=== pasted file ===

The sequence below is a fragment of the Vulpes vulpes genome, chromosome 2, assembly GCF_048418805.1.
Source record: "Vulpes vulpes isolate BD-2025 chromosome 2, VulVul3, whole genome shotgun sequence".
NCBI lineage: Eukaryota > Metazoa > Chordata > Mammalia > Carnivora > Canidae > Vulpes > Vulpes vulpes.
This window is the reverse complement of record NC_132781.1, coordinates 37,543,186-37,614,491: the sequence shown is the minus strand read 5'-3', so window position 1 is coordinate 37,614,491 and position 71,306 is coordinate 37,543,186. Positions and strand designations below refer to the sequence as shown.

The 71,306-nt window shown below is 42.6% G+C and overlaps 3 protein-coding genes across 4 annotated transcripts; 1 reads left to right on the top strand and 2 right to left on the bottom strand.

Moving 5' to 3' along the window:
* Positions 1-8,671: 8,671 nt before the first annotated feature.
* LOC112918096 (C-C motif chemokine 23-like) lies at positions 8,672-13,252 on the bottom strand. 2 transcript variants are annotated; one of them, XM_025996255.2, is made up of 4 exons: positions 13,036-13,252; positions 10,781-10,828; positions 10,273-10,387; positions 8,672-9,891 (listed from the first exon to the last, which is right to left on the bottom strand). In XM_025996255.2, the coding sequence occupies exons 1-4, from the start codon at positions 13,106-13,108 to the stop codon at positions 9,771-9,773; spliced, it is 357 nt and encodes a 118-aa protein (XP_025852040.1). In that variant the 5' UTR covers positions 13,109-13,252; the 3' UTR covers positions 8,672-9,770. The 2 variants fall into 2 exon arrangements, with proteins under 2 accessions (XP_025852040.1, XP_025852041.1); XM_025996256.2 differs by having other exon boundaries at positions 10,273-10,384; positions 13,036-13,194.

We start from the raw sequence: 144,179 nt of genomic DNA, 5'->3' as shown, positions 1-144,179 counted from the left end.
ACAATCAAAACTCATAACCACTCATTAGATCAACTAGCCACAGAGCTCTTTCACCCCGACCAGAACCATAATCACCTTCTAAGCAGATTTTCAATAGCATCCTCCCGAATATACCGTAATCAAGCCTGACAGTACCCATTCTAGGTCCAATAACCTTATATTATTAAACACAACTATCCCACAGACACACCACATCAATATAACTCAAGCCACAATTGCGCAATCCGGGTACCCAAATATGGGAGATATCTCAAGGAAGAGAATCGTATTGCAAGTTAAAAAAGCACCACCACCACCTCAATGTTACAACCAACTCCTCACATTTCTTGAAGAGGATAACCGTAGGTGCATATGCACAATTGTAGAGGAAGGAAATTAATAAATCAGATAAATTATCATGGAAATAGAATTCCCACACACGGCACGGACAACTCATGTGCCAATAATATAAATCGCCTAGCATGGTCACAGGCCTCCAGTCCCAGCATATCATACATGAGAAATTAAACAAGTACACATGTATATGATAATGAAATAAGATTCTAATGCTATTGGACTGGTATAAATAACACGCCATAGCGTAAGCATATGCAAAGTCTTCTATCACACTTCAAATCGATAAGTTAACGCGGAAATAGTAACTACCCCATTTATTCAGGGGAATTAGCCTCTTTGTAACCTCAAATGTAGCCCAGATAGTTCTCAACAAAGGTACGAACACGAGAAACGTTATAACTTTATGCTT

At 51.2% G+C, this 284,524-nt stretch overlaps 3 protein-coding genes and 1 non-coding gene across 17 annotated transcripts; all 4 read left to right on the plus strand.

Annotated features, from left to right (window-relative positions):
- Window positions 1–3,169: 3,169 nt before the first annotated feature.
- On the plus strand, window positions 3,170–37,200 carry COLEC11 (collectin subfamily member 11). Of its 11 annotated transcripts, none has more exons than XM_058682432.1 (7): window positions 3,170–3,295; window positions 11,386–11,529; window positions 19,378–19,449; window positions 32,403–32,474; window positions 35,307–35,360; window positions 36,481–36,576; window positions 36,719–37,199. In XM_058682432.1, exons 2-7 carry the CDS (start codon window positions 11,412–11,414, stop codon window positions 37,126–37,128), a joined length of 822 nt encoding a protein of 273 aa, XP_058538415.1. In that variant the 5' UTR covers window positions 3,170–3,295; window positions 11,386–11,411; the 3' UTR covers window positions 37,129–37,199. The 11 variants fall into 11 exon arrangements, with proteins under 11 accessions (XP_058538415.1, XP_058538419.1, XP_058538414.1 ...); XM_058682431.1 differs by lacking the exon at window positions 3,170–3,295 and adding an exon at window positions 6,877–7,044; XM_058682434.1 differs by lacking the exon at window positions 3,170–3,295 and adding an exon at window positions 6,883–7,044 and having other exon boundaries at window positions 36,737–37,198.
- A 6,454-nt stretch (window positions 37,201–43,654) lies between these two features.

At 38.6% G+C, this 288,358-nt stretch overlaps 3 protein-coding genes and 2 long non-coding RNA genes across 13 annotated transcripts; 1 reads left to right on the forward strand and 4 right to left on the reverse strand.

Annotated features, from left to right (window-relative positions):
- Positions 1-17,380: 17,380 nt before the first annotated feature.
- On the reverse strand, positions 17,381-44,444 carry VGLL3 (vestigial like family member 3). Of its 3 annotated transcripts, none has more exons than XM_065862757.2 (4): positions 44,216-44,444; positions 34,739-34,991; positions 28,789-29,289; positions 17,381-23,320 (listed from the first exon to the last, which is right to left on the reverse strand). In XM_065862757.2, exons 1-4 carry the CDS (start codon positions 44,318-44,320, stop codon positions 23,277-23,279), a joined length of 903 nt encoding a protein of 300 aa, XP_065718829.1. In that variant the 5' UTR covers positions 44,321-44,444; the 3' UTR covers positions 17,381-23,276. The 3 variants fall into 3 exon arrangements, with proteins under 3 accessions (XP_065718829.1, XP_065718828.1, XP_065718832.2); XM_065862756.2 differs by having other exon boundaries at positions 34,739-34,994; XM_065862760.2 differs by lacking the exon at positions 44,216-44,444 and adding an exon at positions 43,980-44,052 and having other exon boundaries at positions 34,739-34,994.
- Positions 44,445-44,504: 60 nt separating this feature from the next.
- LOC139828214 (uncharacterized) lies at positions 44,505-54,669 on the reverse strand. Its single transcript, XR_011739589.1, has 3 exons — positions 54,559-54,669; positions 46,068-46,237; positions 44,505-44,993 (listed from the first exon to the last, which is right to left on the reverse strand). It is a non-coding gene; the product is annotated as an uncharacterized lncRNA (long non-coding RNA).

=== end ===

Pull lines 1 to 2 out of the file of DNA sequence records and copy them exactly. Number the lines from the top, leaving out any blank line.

The sequence below is a fragment of the Vulpes vulpes genome, chromosome 2, assembly GCF_048418805.1.
Source record: "Vulpes vulpes isolate BD-2025 chromosome 2, VulVul3, whole genome shotgun sequence".